By Geraldine Cook/Diálogo August 23, 2016 Transnational security threats keep South American countries active and vigilant. Among the agenda topics for the “South American Regional Countering Transnational Threats Seminar” were the challenges presented by international terrorism, transnational organized crime, and cyber-security. The seminar brought security and defense experts together along with about 100 officers from the armed forces of Argentina, Brazil, Chile, Colombia, Paraguay, Perú, the United States, and Uruguay. The seminar took place in Bogotá, Colombia, from August 9th-11th and was organized by the William J. Perry Center (WJPC) of the U.S. National Defense University and the Regional Center for Strategic Security Studies of the Colombian War College (ESDEGUE, for its Spanish acronym). Participants in the forum also discussed strategies and policies that could help counter security problems and the military’s role in the fight against criminal networks. “We need to figure out how to fight this battle together,” said Lieutenant General Joseph P. DiSalvo, Military Deputy Commander of U.S. Southern Command (SOUTHCOM), during his opening remarks. Lt. Gen. DiSalvo said the fight against transnational threats requires new mechanisms for cooperating regionally and globally because criminal networks have expanded their geographic reach and penetrated a broader swath of businesses. They are now involved in at least 14 illegal activities, he noted, ranging from the trafficking of cocaine and people to illegal mining. These security threats, Lt. Gen. DiSalvo insisted, “bleed governments dry and undermine national security.” Common Security Problems It is crucial to analyze the transnational threats that affect South America in order to find ways they can be addressed jointly. “This is a setting in which we share lessons learned, best practices, where we can get a clearer picture of transnational problems by listening to the other nations,” said Major General Juan Carlos Salazar Salazar, director of ESDEGUE, when he spoke to Diálogo about the seminar’s importance. International unity against shared threats, added Maj. Gen. Salazar, will facilitate the fight against criminal organizations that benefit from “gray zones” in each nation’s legal norms in order to “wander” across borders. “The problem of transnational threats is a global problem,” retired Peruvian Army Brigadier General Augusto Álvarez Torres, an academic researcher on security issues, told Diálogo. “There is excellent international cooperation in fighting the threats, both in the academic part and in the preparation of operations. If we isolate ourselves from the rest of the world and try to resolve this problem on our own, we won’t be able to.” The Link to Terrorism The connection between criminal organizations and terrorism is evident in South America. “The problem of terrorism is an old problem, especially narco-terrorism. We must take the view that drug trafficking got involved with terrorism some time ago in Colombia, in Peru, in various countries of the continent,” said Marcus Reis, an attorney and specialist focused on organized crime in Brazil. Reis said a seed of cooperation has been planted that must continue to be cultivated so that any inconveniences generated by the topic of inter-agency cooperation and sovereignty can be resolved. This must be done, he added, because “not only is Brazil, Colombia, Argentina, or Uruguay threatened; the threat is continent-wide.” According to Major Moggar Frederes De Mattos from the military police of the Brazilian state of Rio Grande do Sul, the joint work between national and international agencies is bearing positive fruit. “It’s a huge challenge because organized crime has the ability to mutate, to constantly transform itself, and this is a big problem for us, but we are on the right path.” The New Cyber Threat South America confronts a new security challenge in the field of cybernetics. The countries must develop security policies for cyberspace in order to counteract new activity in this area by criminal networks. “No country in the world or in the region can ignore what’s going on in cyberspace. Everything that occurs in cyberspace impacts individuals, communities, society, and the nation as a whole,” Boris Saavedra, WJPC associate professor of national security and defense issues, explained to Diálogo. To the extent that cyberspace is fertile terrain for terrorism, “the role of the armed forces is vital because [cyberspace] is war’s newest platform,” according to retired Colombian Army Colonel Jairo Andrés Cáceres García, a research fellow on cyber-war and military logistics at ESDEGUE. Col. Cáceres added that cyber-war is the new theater of operations, given that in cyberspace there are no laws or norms, and it is very hard to determine who the enemy is. He believes countries need cyber-soldiers and cyber-police to patrol the networks in search of the transmission of messages and the coordination of operations by illicit groups. After three days of analysis, those attending the regional seminar concluded that the best way to address these security problems is through joint, coordinated efforts. Retired Uruguayan Engineering Corps Colonel Ulises Prada, an academic researcher, said “this is a problem that threatens all of us equally, this crosses borders… These international criminals are constantly changing what they do, and what is happening today in Colombia can happen tomorrow in Uruguay; that’s why it’s important we stay up to date, keep in contact, and take advantage of each others’ experiences.” At the conclusion of the seminar, the officers from the armed forces and South American security experts pledged to carry back to their countries the initial invitation from Lt. Gen. DiSalvo. “We must work together, we must work better.”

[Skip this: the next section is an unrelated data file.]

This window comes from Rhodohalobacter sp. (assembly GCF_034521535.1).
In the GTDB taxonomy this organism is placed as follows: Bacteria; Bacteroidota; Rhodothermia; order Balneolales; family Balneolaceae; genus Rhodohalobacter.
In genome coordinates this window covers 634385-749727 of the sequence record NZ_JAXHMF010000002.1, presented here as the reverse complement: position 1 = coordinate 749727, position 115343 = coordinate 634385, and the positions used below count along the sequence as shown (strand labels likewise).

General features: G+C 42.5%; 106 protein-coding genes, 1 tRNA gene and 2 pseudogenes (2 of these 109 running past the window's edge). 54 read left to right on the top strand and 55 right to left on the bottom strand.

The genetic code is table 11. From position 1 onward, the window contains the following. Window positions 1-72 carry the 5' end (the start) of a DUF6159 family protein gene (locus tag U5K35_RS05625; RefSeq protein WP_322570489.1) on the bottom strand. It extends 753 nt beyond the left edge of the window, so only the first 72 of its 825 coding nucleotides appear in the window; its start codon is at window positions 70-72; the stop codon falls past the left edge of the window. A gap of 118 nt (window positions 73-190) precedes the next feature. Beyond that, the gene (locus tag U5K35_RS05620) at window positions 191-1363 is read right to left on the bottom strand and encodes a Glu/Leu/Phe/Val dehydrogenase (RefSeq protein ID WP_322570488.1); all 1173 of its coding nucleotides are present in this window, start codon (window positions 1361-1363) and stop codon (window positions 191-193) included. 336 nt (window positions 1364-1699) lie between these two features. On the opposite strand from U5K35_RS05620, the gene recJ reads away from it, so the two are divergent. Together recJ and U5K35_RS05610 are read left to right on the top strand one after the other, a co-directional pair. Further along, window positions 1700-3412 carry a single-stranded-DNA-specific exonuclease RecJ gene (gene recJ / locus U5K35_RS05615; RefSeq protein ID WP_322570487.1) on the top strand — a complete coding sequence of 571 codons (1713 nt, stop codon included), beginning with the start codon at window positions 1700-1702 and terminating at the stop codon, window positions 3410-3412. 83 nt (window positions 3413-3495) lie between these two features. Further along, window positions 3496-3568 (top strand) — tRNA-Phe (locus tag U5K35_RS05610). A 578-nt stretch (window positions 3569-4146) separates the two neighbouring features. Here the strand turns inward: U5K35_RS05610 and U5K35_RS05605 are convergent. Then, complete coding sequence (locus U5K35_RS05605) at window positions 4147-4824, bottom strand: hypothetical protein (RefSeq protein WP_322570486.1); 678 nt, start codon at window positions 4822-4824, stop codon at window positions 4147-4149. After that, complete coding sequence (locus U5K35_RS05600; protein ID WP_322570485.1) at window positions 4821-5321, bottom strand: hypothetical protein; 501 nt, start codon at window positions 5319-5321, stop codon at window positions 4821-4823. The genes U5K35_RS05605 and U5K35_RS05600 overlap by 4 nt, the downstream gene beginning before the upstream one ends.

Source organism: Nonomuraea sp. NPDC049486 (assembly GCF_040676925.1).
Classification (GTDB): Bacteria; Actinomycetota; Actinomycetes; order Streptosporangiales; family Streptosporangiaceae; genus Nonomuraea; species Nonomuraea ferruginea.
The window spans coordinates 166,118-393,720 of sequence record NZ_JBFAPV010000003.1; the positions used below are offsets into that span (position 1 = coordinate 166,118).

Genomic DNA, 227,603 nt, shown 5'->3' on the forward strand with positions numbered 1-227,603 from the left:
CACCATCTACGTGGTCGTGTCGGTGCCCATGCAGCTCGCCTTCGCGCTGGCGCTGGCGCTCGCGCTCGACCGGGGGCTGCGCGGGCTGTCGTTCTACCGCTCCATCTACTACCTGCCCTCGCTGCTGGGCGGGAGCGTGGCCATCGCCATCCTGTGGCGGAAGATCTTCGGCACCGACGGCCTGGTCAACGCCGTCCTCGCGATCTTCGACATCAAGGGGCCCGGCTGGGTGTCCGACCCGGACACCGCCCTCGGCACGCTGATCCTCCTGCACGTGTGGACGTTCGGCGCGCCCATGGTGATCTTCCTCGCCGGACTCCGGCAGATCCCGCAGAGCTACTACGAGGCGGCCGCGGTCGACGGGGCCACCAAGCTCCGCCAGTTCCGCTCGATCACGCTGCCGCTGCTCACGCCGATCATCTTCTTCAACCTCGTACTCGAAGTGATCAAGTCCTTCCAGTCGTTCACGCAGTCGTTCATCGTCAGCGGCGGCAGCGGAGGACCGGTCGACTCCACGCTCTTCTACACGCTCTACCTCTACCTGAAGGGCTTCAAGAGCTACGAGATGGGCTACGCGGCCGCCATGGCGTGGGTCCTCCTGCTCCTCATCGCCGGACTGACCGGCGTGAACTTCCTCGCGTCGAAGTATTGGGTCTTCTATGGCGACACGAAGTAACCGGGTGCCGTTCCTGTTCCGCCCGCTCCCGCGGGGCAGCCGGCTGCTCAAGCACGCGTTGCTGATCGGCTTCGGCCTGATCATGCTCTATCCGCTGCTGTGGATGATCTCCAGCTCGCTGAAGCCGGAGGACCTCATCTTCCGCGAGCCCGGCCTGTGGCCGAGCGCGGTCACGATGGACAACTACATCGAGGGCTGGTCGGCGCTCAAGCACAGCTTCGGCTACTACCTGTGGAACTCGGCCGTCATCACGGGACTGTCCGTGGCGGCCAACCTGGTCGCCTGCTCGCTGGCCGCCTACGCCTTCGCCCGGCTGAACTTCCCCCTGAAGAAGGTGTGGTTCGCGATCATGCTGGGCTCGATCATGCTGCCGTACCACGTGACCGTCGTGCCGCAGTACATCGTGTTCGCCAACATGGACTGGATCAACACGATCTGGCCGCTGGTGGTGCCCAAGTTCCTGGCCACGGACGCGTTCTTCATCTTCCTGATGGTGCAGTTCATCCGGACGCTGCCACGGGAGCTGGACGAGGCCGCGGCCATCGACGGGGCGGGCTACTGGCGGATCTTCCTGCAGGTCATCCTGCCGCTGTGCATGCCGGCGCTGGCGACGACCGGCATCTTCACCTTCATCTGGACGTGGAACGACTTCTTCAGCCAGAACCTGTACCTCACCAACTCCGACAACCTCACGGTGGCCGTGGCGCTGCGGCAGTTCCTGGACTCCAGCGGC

8SHARESShareShareSharePrintMailGooglePinterestDiggRedditStumbleuponDeliciousBufferTumblr One in 23 people suffer from phobias of one type or another. Arachnophobia, the fear of spiders, is the most common, with 48% of women and 12% of men fearing the 8 legged, sometimes venomous creature. But for those members who suffer from Technophobia, or the fear of technology, adopting your online bill pay could be a real problem to the success of your internet banking strategy. Here are some ideas to soothe the anxieties that online bill pay and mobile bill pay may cause some of your worrisome members:Assure them online bill pay is safeMobile and Internet banking systems are built with security as a top, critical priority, with various forms of encryption to exchange data with their credit unions core software and the member’s internet browser or smartphone. Additionally, assure your members you have the tools in place to monitor usage and regularly scan for suspicious activity, blocking access to accounts and providing security notifications as well as security questions when signing in from a new device. Discuss with them that the argument can be made that paying bills electronically is actually more secure than sending payments through the mail. According to the Equifax credit bureau, two-thirds of identity thefts start with lost or stolen mail, Social Security cards, checkbooks, bank statements or similar documents. Online bill paying doesn’t carry these risks, because there is no paper document to fall into the wrong hands. continue reading »